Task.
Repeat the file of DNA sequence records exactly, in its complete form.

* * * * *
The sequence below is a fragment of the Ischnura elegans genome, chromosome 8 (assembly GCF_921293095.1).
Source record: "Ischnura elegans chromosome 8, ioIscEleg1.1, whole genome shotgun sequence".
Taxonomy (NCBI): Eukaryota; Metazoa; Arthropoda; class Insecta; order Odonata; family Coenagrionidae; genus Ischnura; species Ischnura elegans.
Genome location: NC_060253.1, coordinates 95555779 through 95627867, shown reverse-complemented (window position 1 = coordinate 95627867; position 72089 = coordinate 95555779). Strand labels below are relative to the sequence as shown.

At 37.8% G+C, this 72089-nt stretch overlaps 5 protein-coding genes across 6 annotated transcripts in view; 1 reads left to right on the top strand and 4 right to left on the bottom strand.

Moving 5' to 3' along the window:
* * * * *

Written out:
The sequence below is a fragment of the Ischnura elegans genome, chromosome 8 (assembly GCF_921293095.1).
Source record: "Ischnura elegans chromosome 8, ioIscEleg1.1, whole genome shotgun sequence".
Taxonomy (NCBI): Eukaryota; Metazoa; Arthropoda; class Insecta; order Odonata; family Coenagrionidae; genus Ischnura; species Ischnura elegans.
Genome location: NC_060253.1, coordinates 95555779 through 95627867, shown reverse-complemented (window position 1 = coordinate 95627867; position 72089 = coordinate 95555779). Strand labels below are relative to the sequence as shown.

At 37.8% G+C, this 72089-nt stretch overlaps 5 protein-coding genes across 6 annotated transcripts in view; 1 reads left to right on the top strand and 4 right to left on the bottom strand.

Moving 5' to 3' along the window: